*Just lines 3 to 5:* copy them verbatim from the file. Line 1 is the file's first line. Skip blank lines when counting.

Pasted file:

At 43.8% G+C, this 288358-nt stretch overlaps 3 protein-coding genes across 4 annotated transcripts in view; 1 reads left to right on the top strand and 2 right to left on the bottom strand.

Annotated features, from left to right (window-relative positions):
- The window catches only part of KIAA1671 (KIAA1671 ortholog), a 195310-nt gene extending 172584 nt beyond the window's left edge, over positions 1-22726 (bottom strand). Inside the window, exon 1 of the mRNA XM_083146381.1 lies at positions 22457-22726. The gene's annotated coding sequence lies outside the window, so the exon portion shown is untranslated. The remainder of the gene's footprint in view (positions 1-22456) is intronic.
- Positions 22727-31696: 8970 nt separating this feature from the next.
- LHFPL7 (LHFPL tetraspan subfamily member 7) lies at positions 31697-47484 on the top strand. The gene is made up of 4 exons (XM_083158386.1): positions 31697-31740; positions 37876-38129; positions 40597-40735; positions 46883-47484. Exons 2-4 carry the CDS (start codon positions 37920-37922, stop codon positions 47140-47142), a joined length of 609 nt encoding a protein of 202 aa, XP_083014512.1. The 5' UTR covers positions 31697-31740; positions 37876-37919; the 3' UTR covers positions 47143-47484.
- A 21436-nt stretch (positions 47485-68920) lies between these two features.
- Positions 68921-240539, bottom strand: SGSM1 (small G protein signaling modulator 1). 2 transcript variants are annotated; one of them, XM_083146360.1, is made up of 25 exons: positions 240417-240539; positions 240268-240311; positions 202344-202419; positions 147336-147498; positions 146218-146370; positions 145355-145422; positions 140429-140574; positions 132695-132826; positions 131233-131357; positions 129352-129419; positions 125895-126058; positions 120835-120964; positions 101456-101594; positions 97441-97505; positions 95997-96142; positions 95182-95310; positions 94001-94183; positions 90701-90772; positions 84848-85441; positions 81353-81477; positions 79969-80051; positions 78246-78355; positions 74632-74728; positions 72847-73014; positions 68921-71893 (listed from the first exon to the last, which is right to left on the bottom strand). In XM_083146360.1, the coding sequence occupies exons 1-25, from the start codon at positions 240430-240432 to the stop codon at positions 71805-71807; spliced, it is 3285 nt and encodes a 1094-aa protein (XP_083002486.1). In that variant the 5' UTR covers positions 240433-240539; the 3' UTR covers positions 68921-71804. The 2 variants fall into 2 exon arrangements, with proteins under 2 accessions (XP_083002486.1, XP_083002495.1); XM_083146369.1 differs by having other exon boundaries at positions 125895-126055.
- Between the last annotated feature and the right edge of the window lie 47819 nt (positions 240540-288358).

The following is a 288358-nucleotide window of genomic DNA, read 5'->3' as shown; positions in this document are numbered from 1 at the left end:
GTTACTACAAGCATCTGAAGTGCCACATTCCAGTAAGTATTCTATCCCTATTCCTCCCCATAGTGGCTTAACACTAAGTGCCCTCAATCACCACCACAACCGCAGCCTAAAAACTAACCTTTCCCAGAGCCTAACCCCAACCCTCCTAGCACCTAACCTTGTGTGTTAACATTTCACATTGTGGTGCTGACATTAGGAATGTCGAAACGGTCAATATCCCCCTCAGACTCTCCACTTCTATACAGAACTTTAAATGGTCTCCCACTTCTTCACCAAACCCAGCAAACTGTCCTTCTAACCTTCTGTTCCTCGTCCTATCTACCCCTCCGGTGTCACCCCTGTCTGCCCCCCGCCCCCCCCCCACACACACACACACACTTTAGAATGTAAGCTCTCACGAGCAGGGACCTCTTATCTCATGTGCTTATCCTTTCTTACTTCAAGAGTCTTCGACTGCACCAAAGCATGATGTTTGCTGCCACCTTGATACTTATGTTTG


- The window catches only part of KIAA1671 (KIAA1671 ortholog), a 195310-nt gene extending 172584 nt beyond the window's left edge, over positions 1-22726 (bottom strand). Inside the window, exon 1 of the mRNA XM_083146381.1 lies at positions 22457-22726. The gene's annotated coding sequence lies outside the window, so the exon portion shown is untranslated. The remainder of the gene's footprint in view (positions 1-22456) is intronic.
- Positions 22727-31696: 8970 nt separating this feature from the next.
- LHFPL7 (LHFPL tetraspan subfamily member 7) lies at positions 31697-47484 on the top strand. The gene is made up of 4 exons (XM_083158386.1): positions 31697-31740; positions 37876-38129; positions 40597-40735; positions 46883-47484. Exons 2-4 carry the CDS (start codon positions 37920-37922, stop codon positions 47140-47142), a joined length of 609 nt encoding a protein of 202 aa, XP_083014512.1. The 5' UTR covers positions 31697-31740; positions 37876-37919; the 3' UTR covers positions 47143-47484.